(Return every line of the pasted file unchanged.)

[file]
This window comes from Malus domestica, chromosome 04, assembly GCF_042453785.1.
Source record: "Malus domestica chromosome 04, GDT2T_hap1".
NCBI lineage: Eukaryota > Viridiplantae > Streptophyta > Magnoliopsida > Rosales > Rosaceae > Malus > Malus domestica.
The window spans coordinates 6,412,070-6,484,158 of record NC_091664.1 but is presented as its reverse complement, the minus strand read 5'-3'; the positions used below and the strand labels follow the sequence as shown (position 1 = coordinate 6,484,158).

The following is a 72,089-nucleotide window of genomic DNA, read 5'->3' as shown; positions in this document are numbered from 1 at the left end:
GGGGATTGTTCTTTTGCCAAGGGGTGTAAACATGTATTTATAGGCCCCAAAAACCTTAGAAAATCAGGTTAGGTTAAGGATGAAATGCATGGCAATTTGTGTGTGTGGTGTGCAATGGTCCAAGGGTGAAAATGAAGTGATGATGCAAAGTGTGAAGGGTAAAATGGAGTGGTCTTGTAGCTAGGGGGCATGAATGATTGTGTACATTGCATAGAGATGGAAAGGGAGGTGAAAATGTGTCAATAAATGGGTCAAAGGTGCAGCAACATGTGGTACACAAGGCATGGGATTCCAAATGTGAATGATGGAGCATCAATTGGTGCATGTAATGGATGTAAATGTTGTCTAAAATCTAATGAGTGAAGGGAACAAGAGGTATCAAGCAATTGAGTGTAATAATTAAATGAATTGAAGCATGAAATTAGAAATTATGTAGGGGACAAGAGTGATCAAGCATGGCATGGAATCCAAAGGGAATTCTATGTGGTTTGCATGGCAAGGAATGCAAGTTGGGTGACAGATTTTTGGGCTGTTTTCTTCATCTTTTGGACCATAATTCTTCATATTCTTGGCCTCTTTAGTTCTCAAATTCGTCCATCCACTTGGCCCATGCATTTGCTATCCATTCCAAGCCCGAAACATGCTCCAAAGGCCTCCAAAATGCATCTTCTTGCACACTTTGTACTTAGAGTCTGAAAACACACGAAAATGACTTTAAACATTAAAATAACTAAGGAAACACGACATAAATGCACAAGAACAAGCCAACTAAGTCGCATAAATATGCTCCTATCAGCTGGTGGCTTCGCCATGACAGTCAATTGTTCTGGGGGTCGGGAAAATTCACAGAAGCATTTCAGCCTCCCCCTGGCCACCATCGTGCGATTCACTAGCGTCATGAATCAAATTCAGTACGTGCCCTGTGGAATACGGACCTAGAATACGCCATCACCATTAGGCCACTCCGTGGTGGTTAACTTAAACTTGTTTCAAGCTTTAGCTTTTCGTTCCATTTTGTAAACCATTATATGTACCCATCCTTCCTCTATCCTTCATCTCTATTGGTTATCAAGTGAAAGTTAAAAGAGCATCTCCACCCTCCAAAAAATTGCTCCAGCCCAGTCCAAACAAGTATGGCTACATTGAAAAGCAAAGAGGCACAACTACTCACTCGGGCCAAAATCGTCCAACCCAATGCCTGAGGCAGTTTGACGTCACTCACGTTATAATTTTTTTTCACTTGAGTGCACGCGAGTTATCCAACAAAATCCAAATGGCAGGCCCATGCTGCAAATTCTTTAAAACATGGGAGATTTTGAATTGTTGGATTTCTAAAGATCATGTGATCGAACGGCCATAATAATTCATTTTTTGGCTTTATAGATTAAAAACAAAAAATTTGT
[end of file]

This window comes from Malus domestica, chromosome 04, assembly GCF_042453785.1.
Source record: "Malus domestica chromosome 04, GDT2T_hap1".
NCBI lineage: Eukaryota > Viridiplantae > Streptophyta > Magnoliopsida > Rosales > Rosaceae > Malus > Malus domestica.
The window spans coordinates 6,412,070-6,484,158 of record NC_091664.1 but is presented as its reverse complement, the minus strand read 5'-3'; the positions used below and the strand labels follow the sequence as shown (position 1 = coordinate 6,484,158).

The following is a 72,089-nucleotide window of genomic DNA, read 5'->3' as shown; positions in this document are numbered from 1 at the left end:
GGGGATTGTTCTTTTGCCAAGGGGTGTAAACATGTATTTATAGGCCCCAAAAACCTTAGAAAATCAGGTTAGGTTAAGGATGAAATGCATGGCAATTTGTGTGTGTGGTGTGCAATGGTCCAAGGGTGAAAATGAAGTGATGATGCAAAGTGTGAAGGGTAAAATGGAGTGGTCTTGTAGCTAGGGGGCATGAATGATTGTGTACATTGCATAGAGATGGAAAGGGAGGTGAAAATGTGTCAATAAATGGGTCAAAGGTGCAGCAACATGTGGTACACAAGGCATGGGATTCCAAATGTGAATGATGGAGCATCAATTGGTGCATGTAATGGATGTAAATGTTGTCTAAAATCTAATGAGTGAAGGGAACAAGAGGTATCAAGCAATTGAGTGTAATAATTAAATGAATTGAAGCATGAAATTAGAAATTATGTAGGGGACAAGAGTGATCAAGCATGGCATGGAATCCAAAGGGAATTCTATGTGGTTTGCATGGCAAGGAATGCAAGTTGGGTGACAGATTTTTGGGCTGTTTTCTTCATCTTTTGGACCATAATTCTTCATATTCTTGGCCTCTTTAGTTCTCAAATTCGTCCATCCACTTGGCCCATGCATTTGCTATCCATTCCAAGCCCGAAACATGCTCCAAAGGCCTCCAAAATGCATCTTCTTGCACACTTTGTACTTAGAGTCTGAAAACACACGAAAATGACTTTAAACATTAAAATAACTAAGGAAACACGACATAAATGCACAAGAACAAGCCAACTAAGTCGCATAAATATGCTCCTATCAGCTGGTGGCTTCGCCATGACAGTCAATTGTTCTGGGGGTCGGGAAAATTCACAGAAGCATTTCAGCCTCCCCCTGGCCACCATCGTGCGATTCACTAGCGTCATGAATCAAATTCAGTACGTGCCCTGTGGAATACGGACCTAGAATACGCCATCACCATTAGGCCACTCCGTGGTGGTTAACTTAAACTTGTTTCAAGCTTTAGCTTTTCGTTCCATTTTGTAAACCATTATATGTACCCATCCTTCCTCTATCCTTCATCTCTATTGGTTATCAAGTGAAAGTTAAAAGAGCATCTCCACCCTCCAAAAAATTGCTCCAGCCCAGTCCAAACAAGTATGGCTACATTGAAAAGCAAAGAGGCACAACTACTCACTCGGGCCAAAATCGTCCAACCCAATGCCTGAGGCAGTTTGACGTCACTCACGTTATAATTTTTTTTCACTTGAGTGCACGCGAGTTATCCAACAAAATCCAAATGGCAGGCCCATGCTGCAAATTCTTTAAAACATGGGAGATTTTGAATTGTTGGATTTCTAAAGATCATGTGATCGAACGGCCATAATAATTCATTTTTTGGCTTTATAGATTAAAAACAAAAAATTTGT